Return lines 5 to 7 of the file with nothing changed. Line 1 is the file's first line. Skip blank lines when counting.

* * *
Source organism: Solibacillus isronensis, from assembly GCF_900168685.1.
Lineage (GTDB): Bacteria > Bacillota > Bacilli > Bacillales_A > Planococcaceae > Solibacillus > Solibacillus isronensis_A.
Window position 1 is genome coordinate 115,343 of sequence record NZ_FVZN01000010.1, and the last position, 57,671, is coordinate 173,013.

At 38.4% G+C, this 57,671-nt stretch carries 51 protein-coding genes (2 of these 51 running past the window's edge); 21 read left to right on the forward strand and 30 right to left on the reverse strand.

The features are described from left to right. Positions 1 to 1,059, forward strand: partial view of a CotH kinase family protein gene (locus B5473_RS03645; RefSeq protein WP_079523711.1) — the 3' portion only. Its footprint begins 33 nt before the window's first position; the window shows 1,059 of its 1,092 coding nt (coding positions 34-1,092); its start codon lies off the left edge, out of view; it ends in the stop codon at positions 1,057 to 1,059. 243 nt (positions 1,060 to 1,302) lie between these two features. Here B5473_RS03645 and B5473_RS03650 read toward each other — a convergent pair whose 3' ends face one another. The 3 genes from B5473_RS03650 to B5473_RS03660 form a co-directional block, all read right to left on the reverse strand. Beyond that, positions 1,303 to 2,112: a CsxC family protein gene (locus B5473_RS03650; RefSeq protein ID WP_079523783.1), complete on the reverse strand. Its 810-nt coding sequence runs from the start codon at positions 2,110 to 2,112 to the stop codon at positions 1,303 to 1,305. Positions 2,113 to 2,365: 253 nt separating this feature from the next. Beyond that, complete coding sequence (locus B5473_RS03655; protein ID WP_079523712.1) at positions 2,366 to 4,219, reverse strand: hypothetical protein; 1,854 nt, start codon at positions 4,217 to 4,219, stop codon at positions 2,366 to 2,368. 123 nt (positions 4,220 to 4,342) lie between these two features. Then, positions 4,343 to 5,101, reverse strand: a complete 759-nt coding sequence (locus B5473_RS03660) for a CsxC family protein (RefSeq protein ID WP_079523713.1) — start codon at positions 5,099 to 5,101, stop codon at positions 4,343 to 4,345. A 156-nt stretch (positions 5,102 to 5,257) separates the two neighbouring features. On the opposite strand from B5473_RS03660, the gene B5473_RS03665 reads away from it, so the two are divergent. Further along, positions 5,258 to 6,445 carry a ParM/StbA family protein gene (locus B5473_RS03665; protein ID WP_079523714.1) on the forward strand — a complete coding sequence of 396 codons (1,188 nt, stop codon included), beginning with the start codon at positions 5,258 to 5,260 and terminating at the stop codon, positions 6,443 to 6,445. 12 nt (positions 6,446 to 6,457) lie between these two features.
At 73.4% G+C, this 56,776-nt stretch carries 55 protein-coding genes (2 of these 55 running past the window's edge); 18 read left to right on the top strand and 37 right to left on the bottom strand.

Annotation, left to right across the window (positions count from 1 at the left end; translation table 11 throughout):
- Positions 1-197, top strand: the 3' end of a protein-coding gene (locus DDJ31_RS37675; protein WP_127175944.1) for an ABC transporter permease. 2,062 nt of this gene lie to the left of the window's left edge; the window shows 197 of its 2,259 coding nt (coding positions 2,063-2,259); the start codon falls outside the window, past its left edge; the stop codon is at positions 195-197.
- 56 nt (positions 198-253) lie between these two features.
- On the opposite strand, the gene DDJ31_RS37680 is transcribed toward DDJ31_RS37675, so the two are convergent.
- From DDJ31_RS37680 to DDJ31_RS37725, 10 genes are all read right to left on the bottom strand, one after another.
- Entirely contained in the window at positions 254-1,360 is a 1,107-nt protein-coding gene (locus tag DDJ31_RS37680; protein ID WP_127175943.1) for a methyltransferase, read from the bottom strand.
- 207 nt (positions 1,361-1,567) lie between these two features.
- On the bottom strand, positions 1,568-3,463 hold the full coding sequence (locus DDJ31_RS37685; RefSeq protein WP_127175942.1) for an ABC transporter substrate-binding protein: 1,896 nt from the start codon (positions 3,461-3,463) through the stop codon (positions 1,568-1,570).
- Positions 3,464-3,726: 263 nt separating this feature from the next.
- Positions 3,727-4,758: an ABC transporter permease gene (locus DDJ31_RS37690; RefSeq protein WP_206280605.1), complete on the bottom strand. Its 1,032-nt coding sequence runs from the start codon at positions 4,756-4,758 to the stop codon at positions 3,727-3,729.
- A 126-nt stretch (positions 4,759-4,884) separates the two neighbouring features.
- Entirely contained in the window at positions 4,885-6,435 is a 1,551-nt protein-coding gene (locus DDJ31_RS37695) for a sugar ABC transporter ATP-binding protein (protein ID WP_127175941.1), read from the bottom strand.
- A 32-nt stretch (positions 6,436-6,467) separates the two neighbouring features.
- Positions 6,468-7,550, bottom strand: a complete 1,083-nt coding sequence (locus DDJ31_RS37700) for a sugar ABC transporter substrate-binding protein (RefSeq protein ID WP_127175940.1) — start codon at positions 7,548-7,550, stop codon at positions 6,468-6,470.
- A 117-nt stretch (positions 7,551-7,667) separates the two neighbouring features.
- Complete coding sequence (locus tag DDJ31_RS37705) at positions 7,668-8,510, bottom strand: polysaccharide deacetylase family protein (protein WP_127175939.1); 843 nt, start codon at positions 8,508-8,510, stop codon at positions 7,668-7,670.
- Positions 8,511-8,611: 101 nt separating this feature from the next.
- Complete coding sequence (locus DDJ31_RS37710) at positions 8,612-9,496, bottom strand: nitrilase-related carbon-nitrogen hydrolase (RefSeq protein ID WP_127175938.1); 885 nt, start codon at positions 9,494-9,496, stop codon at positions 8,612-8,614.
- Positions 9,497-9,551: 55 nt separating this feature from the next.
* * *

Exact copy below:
The features are described from left to right. Positions 1 to 1,059, forward strand: partial view of a CotH kinase family protein gene (locus B5473_RS03645; RefSeq protein WP_079523711.1) — the 3' portion only. Its footprint begins 33 nt before the window's first position; the window shows 1,059 of its 1,092 coding nt (coding positions 34-1,092); its start codon lies off the left edge, out of view; it ends in the stop codon at positions 1,057 to 1,059. 243 nt (positions 1,060 to 1,302) lie between these two features. Here B5473_RS03645 and B5473_RS03650 read toward each other — a convergent pair whose 3' ends face one another. The 3 genes from B5473_RS03650 to B5473_RS03660 form a co-directional block, all read right to left on the reverse strand. Beyond that, positions 1,303 to 2,112: a CsxC family protein gene (locus B5473_RS03650; RefSeq protein ID WP_079523783.1), complete on the reverse strand. Its 810-nt coding sequence runs from the start codon at positions 2,110 to 2,112 to the stop codon at positions 1,303 to 1,305. Positions 2,113 to 2,365: 253 nt separating this feature from the next. Beyond that, complete coding sequence (locus B5473_RS03655; protein ID WP_079523712.1) at positions 2,366 to 4,219, reverse strand: hypothetical protein; 1,854 nt, start codon at positions 4,217 to 4,219, stop codon at positions 2,366 to 2,368. 123 nt (positions 4,220 to 4,342) lie between these two features. Then, positions 4,343 to 5,101, reverse strand: a complete 759-nt coding sequence (locus B5473_RS03660) for a CsxC family protein (RefSeq protein ID WP_079523713.1) — start codon at positions 5,099 to 5,101, stop codon at positions 4,343 to 4,345. A 156-nt stretch (positions 5,102 to 5,257) separates the two neighbouring features. On the opposite strand from B5473_RS03660, the gene B5473_RS03665 reads away from it, so the two are divergent. Further along, positions 5,258 to 6,445 carry a ParM/StbA family protein gene (locus B5473_RS03665; protein ID WP_079523714.1) on the forward strand — a complete coding sequence of 396 codons (1,188 nt, stop codon included), beginning with the start codon at positions 5,258 to 5,260 and terminating at the stop codon, positions 6,443 to 6,445. 12 nt (positions 6,446 to 6,457) lie between these two features.
At 73.4% G+C, this 56,776-nt stretch carries 55 protein-coding genes (2 of these 55 running past the window's edge); 18 read left to right on the top strand and 37 right to left on the bottom strand.

Annotation, left to right across the window (positions count from 1 at the left end; translation table 11 throughout):